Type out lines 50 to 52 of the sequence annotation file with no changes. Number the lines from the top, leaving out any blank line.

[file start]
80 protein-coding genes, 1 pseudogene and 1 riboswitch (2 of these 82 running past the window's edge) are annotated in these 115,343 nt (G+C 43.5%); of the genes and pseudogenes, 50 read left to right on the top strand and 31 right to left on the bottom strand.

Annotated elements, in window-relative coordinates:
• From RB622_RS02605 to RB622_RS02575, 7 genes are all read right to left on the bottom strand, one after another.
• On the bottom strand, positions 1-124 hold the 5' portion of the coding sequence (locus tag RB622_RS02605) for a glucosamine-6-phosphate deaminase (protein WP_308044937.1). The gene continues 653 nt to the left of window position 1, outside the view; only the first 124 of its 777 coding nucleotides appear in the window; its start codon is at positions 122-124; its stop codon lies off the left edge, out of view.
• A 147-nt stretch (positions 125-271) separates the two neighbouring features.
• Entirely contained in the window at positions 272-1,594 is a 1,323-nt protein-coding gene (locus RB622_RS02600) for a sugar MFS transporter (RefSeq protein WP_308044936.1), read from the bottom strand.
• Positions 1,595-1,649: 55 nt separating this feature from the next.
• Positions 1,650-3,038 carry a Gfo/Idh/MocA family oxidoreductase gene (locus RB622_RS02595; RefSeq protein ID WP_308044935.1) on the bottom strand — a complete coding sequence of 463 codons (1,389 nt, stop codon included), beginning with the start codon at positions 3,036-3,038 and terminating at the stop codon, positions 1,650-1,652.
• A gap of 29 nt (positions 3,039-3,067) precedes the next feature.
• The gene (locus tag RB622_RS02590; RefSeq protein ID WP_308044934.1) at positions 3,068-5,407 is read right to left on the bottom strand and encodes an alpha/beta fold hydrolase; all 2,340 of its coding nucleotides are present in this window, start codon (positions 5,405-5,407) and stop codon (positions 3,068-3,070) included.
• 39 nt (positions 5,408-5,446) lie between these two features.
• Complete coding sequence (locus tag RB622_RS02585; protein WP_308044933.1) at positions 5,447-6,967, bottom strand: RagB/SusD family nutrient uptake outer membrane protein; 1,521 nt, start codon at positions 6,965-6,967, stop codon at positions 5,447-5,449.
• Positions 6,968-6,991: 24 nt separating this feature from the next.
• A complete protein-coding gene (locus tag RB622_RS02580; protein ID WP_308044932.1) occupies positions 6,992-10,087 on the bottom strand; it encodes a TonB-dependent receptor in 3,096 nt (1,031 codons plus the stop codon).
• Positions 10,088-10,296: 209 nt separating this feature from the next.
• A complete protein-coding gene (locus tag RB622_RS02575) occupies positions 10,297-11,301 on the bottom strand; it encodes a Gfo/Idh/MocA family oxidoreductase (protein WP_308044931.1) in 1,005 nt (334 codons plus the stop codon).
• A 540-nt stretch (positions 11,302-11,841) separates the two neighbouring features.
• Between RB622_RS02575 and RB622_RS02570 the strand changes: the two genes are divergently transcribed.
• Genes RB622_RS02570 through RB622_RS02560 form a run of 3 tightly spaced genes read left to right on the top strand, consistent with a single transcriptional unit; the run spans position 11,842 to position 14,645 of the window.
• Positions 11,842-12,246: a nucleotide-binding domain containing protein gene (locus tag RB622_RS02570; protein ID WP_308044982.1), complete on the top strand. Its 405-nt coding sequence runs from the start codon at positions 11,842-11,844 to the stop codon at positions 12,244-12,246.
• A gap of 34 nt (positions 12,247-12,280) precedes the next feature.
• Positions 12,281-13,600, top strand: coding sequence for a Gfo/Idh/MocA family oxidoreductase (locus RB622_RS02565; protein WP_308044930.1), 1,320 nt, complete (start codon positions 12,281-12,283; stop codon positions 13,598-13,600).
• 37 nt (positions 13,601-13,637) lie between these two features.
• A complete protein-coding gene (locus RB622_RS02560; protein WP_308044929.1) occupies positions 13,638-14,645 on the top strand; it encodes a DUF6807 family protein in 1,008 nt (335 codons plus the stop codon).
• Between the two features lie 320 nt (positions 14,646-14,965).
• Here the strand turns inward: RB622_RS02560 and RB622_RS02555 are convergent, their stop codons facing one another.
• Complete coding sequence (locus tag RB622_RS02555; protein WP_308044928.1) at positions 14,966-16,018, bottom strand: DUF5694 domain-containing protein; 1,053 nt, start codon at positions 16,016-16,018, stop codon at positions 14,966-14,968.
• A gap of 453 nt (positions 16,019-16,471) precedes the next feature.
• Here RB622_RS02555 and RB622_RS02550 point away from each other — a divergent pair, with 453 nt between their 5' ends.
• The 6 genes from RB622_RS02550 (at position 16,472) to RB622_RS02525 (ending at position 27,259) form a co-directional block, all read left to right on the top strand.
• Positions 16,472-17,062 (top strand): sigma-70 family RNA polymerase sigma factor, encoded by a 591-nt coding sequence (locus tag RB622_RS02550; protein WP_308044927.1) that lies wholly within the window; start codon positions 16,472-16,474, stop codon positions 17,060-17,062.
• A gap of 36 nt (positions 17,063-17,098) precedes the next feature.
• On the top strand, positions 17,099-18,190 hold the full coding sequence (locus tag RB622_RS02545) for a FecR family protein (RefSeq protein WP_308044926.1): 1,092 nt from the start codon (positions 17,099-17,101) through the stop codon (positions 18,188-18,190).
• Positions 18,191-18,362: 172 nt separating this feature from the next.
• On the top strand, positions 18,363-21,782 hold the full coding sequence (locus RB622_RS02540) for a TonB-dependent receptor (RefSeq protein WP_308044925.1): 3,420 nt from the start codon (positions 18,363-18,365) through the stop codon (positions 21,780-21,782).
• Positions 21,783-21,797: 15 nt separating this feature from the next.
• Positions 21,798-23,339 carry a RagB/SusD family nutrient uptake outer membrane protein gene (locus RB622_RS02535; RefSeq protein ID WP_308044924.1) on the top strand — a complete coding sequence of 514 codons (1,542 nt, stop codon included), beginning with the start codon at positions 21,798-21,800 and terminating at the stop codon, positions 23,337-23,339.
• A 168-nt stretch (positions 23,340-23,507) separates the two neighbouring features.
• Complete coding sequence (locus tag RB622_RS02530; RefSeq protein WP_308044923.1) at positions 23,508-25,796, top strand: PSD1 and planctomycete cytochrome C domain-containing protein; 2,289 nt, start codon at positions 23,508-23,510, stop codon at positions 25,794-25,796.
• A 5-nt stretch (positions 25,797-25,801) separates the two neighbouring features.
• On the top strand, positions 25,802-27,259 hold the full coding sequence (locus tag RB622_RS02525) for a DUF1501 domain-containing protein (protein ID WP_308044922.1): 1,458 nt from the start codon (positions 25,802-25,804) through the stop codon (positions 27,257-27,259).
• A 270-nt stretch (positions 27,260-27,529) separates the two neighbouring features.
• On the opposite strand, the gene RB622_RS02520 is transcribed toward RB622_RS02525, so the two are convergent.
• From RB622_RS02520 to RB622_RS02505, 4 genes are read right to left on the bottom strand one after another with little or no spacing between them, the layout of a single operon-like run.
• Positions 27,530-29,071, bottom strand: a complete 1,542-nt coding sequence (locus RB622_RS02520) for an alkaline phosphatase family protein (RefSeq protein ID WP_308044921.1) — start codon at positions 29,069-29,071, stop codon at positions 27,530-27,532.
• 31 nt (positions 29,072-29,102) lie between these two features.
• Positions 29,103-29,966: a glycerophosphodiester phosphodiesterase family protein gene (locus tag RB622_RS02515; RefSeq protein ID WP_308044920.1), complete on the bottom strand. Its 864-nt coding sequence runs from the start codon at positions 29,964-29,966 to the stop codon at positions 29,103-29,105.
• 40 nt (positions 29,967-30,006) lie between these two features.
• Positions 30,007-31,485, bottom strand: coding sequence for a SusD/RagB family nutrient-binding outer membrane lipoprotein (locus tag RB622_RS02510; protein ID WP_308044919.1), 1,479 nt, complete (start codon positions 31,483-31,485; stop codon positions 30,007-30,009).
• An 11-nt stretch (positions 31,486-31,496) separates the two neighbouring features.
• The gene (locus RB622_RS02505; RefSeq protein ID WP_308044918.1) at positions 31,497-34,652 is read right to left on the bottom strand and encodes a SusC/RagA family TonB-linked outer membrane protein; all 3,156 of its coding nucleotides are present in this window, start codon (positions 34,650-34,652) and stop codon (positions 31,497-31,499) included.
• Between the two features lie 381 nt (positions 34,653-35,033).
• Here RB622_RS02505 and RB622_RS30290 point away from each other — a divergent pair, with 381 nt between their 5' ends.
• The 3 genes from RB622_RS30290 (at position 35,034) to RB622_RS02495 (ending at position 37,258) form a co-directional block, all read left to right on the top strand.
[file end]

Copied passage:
• An 11-nt stretch (positions 31,486-31,496) separates the two neighbouring features.
• The gene (locus RB622_RS02505; RefSeq protein ID WP_308044918.1) at positions 31,497-34,652 is read right to left on the bottom strand and encodes a SusC/RagA family TonB-linked outer membrane protein; all 3,156 of its coding nucleotides are present in this window, start codon (positions 34,650-34,652) and stop codon (positions 31,497-31,499) included.
• Between the two features lie 381 nt (positions 34,653-35,033).